I first arrived at Hanoi’s Noi Bai airport – the OLD one – in August 1994, just months after the U.S. had lifted the embargo against their former communist foe. We were moving to Haiphong near the coast, a three hour train ride to Hanoi, to teach English. (I’ll reminisce more on all of that later – I need to find all my photos!)

But we would frequently take the train to Hanoi to visit the big city and enjoy the “amenities” that simply didn’t exist in Haiphong. Those amenities included CHEESE and Coca-Cola and stuff like that. Yes, that will put things into perspective as to where Vietnam was in regards to development at that point.

We would bring our bicycles on the train – the train that used to go over the oldest French bridge and actually went to the main train station right in Hanoi proper – they stopped doing that around 1997. Anyways, we would bring our bikes on the train so we could easily cycle around Hanoi.

By 1994, the trams that you saw in the pictures were already gone, but the streets you see in 1990 looked about the same when we were cycling around. There were very few cars, lots of bicycles, and some motorbikes. By the end of the decade, Hanoi changed a lot, and now here in 2015, there are many parts of Hanoi which I would hardly even recognize. I’m sure I’d need to hang out in the Old Quarter and around Hoan Kiem Lake to feel at home.

We finally did move to Hanoi in January 1998 where we studied the Vietnamese language full-time for about a year and four months before moving to Thai Nguyen in the summer of 1999.

Our house in Hanoi was off of Thai Ha Street (again, where are my photos?) and by then there was already a mini-mart across the street from our house.

Oh, and I loved the little Banh Cuon breakfast show which was a short walk behind our house.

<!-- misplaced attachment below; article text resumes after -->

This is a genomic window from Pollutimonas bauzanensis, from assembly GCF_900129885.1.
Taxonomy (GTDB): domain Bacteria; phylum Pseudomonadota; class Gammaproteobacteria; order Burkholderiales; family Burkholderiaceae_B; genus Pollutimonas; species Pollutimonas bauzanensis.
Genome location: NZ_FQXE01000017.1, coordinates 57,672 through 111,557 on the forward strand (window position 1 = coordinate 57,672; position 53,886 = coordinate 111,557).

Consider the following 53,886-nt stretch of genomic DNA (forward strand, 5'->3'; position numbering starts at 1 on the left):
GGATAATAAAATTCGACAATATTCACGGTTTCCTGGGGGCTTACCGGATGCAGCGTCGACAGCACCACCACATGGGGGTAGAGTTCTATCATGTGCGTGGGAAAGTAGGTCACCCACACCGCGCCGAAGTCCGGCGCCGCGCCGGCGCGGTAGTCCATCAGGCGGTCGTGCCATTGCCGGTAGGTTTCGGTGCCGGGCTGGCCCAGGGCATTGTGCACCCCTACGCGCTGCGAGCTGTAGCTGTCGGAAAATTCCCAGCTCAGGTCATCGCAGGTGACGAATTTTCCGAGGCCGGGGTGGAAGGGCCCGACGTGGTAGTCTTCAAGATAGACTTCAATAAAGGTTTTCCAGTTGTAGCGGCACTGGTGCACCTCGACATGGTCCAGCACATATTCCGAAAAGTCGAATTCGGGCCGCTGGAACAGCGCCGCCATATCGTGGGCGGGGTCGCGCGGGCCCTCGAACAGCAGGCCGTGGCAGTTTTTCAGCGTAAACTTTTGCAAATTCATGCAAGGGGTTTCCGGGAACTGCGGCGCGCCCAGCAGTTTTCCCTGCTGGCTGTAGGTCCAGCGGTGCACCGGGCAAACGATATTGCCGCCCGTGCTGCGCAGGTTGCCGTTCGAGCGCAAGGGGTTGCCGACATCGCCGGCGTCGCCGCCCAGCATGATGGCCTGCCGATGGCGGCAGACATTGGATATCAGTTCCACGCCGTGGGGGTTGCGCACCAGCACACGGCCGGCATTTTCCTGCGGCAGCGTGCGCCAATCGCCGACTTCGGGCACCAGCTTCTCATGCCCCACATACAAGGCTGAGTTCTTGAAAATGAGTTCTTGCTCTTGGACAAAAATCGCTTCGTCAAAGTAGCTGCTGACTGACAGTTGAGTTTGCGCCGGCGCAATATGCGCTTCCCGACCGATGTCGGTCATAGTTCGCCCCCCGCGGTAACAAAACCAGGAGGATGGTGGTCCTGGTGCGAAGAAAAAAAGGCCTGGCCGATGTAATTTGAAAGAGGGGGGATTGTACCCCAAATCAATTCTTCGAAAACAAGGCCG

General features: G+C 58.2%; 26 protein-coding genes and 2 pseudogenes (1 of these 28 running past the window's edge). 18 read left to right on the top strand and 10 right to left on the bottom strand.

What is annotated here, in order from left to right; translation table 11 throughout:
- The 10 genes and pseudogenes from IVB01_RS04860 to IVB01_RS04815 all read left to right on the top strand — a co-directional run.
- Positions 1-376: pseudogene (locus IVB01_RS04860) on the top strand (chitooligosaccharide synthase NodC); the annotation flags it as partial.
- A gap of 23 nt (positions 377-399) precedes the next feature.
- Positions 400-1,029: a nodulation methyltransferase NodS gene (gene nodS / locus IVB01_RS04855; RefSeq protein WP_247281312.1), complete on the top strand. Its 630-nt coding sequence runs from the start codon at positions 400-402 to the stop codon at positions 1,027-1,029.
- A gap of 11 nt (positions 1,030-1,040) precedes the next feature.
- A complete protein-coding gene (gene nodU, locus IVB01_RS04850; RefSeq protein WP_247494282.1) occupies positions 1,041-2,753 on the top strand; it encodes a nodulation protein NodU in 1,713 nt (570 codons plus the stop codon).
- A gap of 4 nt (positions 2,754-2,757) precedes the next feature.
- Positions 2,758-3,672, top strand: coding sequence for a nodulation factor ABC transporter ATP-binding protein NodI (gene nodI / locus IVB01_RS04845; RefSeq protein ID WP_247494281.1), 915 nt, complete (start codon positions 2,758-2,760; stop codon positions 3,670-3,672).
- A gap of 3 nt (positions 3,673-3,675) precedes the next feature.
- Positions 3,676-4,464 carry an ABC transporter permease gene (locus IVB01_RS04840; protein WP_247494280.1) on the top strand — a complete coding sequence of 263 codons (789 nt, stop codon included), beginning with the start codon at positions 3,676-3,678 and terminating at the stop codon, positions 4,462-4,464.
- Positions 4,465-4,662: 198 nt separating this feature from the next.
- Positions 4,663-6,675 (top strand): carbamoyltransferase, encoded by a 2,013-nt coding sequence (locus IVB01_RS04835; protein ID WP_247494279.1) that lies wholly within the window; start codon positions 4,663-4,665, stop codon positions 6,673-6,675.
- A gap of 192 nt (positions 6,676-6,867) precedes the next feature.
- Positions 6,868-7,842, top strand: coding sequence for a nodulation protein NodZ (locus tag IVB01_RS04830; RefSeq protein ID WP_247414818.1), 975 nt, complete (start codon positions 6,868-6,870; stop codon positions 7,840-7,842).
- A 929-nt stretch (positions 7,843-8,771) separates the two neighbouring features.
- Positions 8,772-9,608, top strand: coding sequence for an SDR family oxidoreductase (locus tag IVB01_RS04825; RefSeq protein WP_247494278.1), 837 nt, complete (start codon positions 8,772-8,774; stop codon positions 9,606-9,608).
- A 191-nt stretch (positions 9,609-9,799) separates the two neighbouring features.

Those were good times. I really miss Hanoi and hope to visit again at some point. Hopefully this year.

And I promise I’ll find those photos!

The Return of the Vietnamese Bean Cake

It’s funny how a simple treat from the past can download a whole heap of memories into your consciousness.

Have you ever eaten Vietnamese green bean cake? This stuff takes me back.

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A friend, stopping by Malaysia coming from Vietnam, picked this up for my family. When we lived in Haiphong from 1994-1997, we were the recipients of countless boxes of the special sweet cake. If you haven’t ever had it, and most of you probably haven’t, it’s quite unique. It has an extremely crumbly texture with a beanish-almost peanutish taste. Super sweet and tasty.

When I was first given one of these boxes back in 1994, I probably mocked it behind the giver’s back simply because I still had my extremely bland, close-minded American palate. But there is something about nostalgia which brings back the sweetness of the past – even if the past seemed short of it at the time. One bite of it yesterday was truly wonderful – both on the mouth and the mind. Here’s what it looks like on the inside.

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This wonderful treat is the claim to fame of Hai Duong, a sleepy little town midway between Hanoi and Haiphong. We used to regularly ride the train to Hanoi and as it made its 10 minute stop in Hai Duong, the vendors would pile on the train, hawking their wares – especially their green bean cakes. I never bought them. I lacked a need of it since my students at the time kept me and my child well-stocked.